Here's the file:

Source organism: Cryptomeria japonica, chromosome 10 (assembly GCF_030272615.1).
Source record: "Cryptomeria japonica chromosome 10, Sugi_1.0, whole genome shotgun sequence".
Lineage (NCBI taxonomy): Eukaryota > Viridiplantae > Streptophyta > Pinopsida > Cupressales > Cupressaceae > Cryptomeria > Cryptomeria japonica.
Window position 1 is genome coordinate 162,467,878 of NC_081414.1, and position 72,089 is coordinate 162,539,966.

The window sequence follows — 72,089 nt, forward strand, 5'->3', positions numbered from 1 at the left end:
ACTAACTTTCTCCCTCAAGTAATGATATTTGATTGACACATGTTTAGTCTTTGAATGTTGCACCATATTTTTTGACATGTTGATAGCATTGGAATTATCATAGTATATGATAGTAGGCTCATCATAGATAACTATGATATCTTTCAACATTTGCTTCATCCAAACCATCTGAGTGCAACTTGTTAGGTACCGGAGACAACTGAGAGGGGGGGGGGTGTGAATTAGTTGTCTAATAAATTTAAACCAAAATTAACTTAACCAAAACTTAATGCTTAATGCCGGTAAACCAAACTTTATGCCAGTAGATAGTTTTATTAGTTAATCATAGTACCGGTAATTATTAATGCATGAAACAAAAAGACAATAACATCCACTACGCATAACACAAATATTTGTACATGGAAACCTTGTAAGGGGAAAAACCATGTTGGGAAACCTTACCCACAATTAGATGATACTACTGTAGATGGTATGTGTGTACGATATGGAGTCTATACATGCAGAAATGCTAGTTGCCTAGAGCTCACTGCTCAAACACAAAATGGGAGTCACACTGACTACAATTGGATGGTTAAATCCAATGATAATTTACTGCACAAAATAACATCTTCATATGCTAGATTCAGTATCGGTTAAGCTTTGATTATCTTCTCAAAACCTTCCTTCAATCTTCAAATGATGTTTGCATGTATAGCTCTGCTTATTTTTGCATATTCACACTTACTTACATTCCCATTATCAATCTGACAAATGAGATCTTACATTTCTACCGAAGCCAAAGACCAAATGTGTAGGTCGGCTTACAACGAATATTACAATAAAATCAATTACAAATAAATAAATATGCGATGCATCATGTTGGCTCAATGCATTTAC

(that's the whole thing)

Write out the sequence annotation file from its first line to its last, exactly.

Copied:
Source organism: Cryptomeria japonica, chromosome 10 (assembly GCF_030272615.1).
Source record: "Cryptomeria japonica chromosome 10, Sugi_1.0, whole genome shotgun sequence".
Lineage (NCBI taxonomy): Eukaryota > Viridiplantae > Streptophyta > Pinopsida > Cupressales > Cupressaceae > Cryptomeria > Cryptomeria japonica.
Window position 1 is genome coordinate 162,467,878 of NC_081414.1, and position 72,089 is coordinate 162,539,966.

The window sequence follows — 72,089 nt, forward strand, 5'->3', positions numbered from 1 at the left end:
ACTAACTTTCTCCCTCAAGTAATGATATTTGATTGACACATGTTTAGTCTTTGAATGTTGCACCATATTTTTTGACATGTTGATAGCATTGGAATTATCATAGTATATGATAGTAGGCTCATCATAGATAACTATGATATCTTTCAACATTTGCTTCATCCAAACCATCTGAGTGCAACTTGTTAGGTACCGGAGACAACTGAGAGGGGGGGGGGTGTGAATTAGTTGTCTAATAAATTTAAACCAAAATTAACTTAACCAAAACTTAATGCTTAATGCCGGTAAACCAAACTTTATGCCAGTAGATAGTTTTATTAGTTAATCATAGTACCGGTAATTATTAATGCATGAAACAAAAAGACAATAACATCCACTACGCATAACACAAATATTTGTACATGGAAACCTTGTAAGGGGAAAAACCATGTTGGGAAACCTTACCCACAATTAGATGATACTACTGTAGATGGTATGTGTGTACGATATGGAGTCTATACATGCAGAAATGCTAGTTGCCTAGAGCTCACTGCTCAAACACAAAATGGGAGTCACACTGACTACAATTGGATGGTTAAATCCAATGATAATTTACTGCACAAAATAACATCTTCATATGCTAGATTCAGTATCGGTTAAGCTTTGATTATCTTCTCAAAACCTTCCTTCAATCTTCAAATGATGTTTGCATGTATAGCTCTGCTTATTTTTGCATATTCACACTTACTTACATTCCCATTATCAATCTGACAAATGAGATCTTACATTTCTACCGAAGCCAAAGACCAAATGTGTAGGTCGGCTTACAACGAATATTACAATAAAATCAATTACAAATAAATAAATATGCGATGCATCATGTTGGCTCAATGCATTTAC